Innovative Methods: New Applications
Collaborative Research: Modeling Disease Trajectories in Patients with Complex, Multiphenotypic Conditions
- PI: Suchi Saria, Ph.D.
- Funder: National Science Foundation
- Status: Ongoing
Chronic conditions are driving the majority of our health care costs, and this burden is only expected to rise. Simultaneously, due to the rapid proliferation of electronic clinical data stores, longitudinal electronic health data, containing the multitude of clinical measurements taken during routine clinical visits, are becoming available at scale for retrospective analysis. These data provide an unprecedented opportunity to learn about canonical patterns of variability between individuals in the way a disease manifests, and develop novel approaches for individualizing risk prediction.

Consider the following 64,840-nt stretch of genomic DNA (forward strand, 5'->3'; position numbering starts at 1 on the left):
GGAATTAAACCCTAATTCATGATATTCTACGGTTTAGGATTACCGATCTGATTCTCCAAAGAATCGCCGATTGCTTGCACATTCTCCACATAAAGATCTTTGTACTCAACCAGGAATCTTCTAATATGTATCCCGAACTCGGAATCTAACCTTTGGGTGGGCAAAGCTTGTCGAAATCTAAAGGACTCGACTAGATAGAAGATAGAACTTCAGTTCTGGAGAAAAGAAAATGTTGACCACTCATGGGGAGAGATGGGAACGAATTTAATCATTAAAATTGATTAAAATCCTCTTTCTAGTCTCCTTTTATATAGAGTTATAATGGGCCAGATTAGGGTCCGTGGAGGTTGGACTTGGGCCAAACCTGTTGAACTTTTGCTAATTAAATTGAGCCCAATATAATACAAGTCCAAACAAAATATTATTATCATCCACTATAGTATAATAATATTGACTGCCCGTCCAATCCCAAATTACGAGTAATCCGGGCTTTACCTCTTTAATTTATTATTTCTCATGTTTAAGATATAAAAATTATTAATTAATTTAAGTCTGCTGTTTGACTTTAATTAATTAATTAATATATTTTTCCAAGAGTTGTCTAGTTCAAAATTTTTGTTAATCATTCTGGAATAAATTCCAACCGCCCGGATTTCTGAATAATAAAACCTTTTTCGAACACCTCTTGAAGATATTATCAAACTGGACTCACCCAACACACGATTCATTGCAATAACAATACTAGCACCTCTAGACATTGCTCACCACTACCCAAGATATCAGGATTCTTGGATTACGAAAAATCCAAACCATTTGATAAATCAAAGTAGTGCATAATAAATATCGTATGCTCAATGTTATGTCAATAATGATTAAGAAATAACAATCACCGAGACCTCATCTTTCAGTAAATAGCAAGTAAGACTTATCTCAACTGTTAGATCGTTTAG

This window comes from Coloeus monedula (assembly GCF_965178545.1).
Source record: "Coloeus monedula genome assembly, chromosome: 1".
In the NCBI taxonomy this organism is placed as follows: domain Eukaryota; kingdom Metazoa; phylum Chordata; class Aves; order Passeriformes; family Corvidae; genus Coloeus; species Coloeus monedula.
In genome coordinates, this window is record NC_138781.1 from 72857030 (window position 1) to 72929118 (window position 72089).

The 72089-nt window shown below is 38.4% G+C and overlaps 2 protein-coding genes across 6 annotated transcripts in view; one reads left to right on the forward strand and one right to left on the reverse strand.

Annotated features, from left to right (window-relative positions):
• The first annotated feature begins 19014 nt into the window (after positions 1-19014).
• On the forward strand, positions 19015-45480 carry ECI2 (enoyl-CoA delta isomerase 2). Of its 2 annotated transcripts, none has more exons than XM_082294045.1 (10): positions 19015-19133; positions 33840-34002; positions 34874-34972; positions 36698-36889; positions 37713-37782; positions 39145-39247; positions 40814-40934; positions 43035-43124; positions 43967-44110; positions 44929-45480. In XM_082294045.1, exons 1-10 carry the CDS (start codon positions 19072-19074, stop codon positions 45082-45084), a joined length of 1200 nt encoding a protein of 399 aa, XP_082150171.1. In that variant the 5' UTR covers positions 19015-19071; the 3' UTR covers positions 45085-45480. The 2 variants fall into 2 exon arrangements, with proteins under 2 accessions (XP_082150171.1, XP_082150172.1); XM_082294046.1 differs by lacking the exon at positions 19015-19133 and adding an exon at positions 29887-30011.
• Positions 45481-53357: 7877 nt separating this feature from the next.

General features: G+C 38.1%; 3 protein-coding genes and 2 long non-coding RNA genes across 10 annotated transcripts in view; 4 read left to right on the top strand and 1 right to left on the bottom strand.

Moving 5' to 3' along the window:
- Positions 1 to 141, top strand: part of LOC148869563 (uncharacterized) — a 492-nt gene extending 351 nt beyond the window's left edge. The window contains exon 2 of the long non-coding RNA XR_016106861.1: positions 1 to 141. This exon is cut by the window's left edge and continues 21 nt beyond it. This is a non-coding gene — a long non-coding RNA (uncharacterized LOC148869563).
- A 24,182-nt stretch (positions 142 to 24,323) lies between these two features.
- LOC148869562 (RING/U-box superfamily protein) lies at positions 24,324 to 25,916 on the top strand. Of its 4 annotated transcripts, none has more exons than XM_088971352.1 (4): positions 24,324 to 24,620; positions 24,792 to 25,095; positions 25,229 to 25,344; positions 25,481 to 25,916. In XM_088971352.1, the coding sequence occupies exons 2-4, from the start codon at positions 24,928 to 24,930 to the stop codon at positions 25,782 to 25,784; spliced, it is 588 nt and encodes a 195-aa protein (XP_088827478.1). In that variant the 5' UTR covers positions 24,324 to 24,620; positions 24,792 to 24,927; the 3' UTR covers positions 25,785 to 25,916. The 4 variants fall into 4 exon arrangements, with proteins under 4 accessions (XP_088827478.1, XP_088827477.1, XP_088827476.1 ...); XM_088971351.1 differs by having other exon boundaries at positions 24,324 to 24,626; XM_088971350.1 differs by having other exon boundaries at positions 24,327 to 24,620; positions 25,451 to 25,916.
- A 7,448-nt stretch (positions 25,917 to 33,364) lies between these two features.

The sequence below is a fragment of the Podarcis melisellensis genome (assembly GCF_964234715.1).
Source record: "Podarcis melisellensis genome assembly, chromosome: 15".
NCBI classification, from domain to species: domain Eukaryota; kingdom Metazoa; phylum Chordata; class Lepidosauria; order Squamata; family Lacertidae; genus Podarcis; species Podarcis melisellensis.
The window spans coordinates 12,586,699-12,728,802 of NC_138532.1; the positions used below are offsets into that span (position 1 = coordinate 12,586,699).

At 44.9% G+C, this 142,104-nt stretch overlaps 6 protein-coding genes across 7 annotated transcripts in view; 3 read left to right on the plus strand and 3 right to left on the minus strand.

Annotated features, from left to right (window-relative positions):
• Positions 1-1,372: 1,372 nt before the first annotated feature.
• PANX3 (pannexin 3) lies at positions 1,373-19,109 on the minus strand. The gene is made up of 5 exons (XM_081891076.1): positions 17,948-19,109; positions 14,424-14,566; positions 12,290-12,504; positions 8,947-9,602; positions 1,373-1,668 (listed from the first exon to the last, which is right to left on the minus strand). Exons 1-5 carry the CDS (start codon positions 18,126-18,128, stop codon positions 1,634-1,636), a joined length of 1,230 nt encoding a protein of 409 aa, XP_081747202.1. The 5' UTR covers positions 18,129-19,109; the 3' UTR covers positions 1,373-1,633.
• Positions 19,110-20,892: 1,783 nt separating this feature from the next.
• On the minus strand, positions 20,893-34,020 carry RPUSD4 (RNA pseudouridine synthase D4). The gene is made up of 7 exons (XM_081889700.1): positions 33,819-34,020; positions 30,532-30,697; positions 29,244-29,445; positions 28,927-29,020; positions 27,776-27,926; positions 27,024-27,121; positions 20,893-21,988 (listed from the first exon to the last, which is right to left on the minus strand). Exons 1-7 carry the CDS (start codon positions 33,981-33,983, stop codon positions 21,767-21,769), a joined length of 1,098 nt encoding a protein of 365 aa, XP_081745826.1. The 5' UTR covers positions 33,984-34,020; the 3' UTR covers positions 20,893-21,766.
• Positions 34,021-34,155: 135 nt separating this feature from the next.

This project proposes a novel computational framework for individualized risk prediction from modern electronic health data sources. The project develops a flexible Bayesian framework for jointly modeling the array of complex measurements present in the electronic health record to track an individual's disease status over time. Overall, the project significantly advances computational modeling for individualized risk prediction from modern electronic health data sources.
S. Saria. "A $3 Trillion Challenge to Computational Scientists: Transforming Healthcare Delivery," IEEE Intelligent Systems., v.29, 2014.
K. Dyagilev, S. Saria. "Learning (Predictive) Risk Scores in the Presence of Censoring due to Interventions," Machine Learning, v.102, 2016.
P. Schulam, C. Ligon, B. Wise, L. Hummers, F. Wigley, S. Saria. "A Computational Tool for Individualized Prognosis of Percent of Predicted Forced Vital Capacity Trajectories in Systemic Sclerosis," Arthritis and Rheumatology, v.67, 2015.
P. Schulam, S. Saria. "A Framework for Individualizing Prognosis of Disease Trajectories by Exploiting Multiresolution Structure," Neural Information Processing Systems (NIPS), 2015.
P. Schulam, S. Saria. "A Probabilistic Graphical Model for Individualizing Prognosis in Chronic, Complex Diseases," Proceedings of the American Medical Informatics Association Ann. Sym., 2015.